author = {Meng, Xianzhi and Wells, Tyrone and Sun, Qining and Huang, Fang and Ragauskas, Arthur J.},
abstractNote = {Pretreatment is known to render biomass more reactive to cellulase by altering the chemical compositions as well as physical structures of biomass. Simons stain technique along with mercury porosimetry were applied on the acid, neutral, and alkaline pretreated materials to measure the accessible surface area of cellulose and pore size distribution of Populus. Results indicated that acid pretreatment is much more effective than water and alkaline pretreatment in terms of cellulose accessibility increase. Further investigation suggests that lignin does not dictate cellulose accessibility to the extent that hemicellulose does, but it does restrict xylan accessibility which in turn controls the access of cellulase to cellulose. The most interesting finding is that severe acid pretreatment significantly decreases the average pore size, i.e., 90% average size decrease could be observed after 60 min dilute acid pretreatment at 160 °C; moreover, the nano-pore space formed between coated microfibrils is increased after pretreatment, especially for the acid pretreatment, suggesting this particular type of biomass porosity is probably the most fundamental barrier to effective enzymatic hydrolysis.},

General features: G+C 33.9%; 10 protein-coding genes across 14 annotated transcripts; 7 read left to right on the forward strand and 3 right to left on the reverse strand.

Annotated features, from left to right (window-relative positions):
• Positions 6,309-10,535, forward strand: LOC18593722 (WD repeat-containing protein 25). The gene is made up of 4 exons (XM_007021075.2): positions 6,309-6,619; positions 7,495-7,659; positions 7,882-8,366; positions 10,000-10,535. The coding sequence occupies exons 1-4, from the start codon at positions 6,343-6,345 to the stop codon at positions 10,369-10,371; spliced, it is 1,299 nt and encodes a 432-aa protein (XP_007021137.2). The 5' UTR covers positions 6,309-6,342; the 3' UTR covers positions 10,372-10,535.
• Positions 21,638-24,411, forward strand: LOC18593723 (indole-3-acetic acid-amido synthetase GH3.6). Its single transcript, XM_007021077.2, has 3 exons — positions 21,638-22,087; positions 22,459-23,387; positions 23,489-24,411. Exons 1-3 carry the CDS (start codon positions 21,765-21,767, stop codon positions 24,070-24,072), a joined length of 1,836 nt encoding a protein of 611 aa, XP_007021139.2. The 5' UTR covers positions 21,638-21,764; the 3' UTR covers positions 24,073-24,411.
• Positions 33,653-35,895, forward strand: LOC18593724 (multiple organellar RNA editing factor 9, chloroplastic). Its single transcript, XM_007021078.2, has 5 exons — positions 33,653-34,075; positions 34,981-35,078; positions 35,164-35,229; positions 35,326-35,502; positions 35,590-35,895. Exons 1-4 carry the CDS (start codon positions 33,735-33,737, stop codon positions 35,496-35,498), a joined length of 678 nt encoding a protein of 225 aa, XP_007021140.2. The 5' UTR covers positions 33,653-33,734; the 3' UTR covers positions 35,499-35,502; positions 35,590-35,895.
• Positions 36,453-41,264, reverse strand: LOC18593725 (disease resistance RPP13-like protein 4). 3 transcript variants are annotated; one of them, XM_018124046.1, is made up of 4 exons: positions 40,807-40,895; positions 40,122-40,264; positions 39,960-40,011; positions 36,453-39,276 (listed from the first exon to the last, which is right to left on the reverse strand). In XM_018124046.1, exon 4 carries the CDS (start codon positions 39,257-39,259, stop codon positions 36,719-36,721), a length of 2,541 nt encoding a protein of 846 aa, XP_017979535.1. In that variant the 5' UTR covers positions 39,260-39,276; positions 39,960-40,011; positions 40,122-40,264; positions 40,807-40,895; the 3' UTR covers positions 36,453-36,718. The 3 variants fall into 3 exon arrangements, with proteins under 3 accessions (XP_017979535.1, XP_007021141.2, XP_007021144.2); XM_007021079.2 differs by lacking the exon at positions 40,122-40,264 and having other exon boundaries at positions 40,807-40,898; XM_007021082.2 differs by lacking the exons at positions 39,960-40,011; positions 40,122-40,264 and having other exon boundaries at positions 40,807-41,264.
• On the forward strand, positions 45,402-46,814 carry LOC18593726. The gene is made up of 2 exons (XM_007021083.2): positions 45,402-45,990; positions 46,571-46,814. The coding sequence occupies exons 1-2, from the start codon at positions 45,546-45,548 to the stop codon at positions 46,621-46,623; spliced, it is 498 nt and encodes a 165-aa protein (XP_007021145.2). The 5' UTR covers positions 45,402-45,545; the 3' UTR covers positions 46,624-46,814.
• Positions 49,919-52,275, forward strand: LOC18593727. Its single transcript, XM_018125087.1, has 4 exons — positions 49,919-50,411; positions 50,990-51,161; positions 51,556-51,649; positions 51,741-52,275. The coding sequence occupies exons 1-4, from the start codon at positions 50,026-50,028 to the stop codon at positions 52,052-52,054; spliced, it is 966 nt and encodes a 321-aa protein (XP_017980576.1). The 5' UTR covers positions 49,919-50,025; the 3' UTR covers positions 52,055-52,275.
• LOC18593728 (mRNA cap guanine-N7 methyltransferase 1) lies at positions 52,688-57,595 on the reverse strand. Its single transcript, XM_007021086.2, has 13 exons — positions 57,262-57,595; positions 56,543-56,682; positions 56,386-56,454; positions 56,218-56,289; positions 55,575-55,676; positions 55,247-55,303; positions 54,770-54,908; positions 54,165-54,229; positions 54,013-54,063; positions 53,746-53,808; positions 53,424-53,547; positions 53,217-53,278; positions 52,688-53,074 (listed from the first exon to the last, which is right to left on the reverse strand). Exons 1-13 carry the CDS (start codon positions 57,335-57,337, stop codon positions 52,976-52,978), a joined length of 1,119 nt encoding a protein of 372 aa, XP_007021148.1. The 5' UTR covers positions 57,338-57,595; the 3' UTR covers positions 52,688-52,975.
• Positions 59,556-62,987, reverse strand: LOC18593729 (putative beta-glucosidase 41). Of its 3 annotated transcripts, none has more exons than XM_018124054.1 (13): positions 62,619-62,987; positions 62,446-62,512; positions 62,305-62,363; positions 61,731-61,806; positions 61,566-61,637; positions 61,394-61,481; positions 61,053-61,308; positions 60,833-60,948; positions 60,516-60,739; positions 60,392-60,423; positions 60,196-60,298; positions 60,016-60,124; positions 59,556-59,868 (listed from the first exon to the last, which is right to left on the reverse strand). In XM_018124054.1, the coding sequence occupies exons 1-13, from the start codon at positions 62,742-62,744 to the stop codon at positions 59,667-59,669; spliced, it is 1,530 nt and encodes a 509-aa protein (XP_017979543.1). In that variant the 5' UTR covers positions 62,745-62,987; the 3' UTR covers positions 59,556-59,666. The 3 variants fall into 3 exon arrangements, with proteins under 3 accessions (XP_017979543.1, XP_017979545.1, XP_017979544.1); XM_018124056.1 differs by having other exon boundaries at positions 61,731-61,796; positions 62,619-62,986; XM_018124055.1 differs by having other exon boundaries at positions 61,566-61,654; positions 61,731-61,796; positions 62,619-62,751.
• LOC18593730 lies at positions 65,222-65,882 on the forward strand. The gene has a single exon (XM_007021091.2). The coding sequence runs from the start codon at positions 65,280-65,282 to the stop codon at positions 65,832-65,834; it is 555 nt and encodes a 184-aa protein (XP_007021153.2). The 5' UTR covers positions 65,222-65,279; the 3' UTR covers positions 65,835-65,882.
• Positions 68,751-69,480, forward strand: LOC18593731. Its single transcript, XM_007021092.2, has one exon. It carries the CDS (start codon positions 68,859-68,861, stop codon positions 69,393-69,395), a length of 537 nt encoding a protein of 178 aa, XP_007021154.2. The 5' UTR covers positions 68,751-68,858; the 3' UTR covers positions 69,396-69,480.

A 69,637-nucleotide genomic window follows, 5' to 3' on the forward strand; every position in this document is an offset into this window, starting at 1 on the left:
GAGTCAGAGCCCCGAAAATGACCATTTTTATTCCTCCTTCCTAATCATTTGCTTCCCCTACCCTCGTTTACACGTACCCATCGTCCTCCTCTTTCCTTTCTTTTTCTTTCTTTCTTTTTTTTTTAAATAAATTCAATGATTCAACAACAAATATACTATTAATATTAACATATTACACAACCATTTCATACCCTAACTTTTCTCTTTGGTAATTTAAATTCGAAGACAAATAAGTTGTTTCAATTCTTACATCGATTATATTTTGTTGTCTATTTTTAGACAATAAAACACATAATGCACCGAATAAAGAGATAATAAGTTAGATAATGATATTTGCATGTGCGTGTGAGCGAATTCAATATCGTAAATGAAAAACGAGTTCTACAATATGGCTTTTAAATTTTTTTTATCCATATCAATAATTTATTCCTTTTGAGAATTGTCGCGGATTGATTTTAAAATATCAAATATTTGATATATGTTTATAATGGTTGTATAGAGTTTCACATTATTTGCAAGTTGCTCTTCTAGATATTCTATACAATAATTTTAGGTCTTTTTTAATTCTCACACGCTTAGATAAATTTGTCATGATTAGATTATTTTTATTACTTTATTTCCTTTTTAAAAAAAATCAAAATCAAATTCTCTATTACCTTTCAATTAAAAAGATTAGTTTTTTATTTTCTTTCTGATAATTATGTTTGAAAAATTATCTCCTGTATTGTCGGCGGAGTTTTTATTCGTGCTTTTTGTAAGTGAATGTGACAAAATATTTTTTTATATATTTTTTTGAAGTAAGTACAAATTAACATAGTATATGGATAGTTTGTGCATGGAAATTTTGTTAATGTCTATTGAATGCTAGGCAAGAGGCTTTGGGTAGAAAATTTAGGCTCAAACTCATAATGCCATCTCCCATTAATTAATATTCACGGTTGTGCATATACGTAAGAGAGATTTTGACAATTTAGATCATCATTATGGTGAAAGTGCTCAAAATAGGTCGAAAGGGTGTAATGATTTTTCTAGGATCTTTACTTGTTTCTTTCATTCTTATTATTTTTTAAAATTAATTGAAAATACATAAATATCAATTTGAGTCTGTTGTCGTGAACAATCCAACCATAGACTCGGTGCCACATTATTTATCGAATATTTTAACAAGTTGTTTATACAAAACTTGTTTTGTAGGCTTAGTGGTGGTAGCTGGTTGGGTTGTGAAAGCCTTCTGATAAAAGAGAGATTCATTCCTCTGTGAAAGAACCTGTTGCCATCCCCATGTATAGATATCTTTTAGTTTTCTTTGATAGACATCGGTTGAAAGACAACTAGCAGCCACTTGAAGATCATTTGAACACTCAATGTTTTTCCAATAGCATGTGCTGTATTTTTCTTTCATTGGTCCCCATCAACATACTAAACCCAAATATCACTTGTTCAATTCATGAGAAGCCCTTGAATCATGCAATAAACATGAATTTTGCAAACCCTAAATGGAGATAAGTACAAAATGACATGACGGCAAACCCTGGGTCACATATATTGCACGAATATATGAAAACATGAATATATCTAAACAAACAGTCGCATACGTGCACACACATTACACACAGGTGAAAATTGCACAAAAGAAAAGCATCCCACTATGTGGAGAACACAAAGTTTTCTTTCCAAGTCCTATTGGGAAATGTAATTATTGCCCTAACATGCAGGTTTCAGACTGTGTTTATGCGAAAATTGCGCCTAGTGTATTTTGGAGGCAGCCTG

doi = {10.1039/C5GC00689A},
journal = {Green Chemistry},
number = ,
volume = 17,
place = {United States},
year = {Fri Jun 19 00:00:00 EDT 2015},
month = {Fri Jun 19 00:00:00 EDT 2015}
}

Journal Article:
Free Publicly Available Full Text
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Cited by: 26works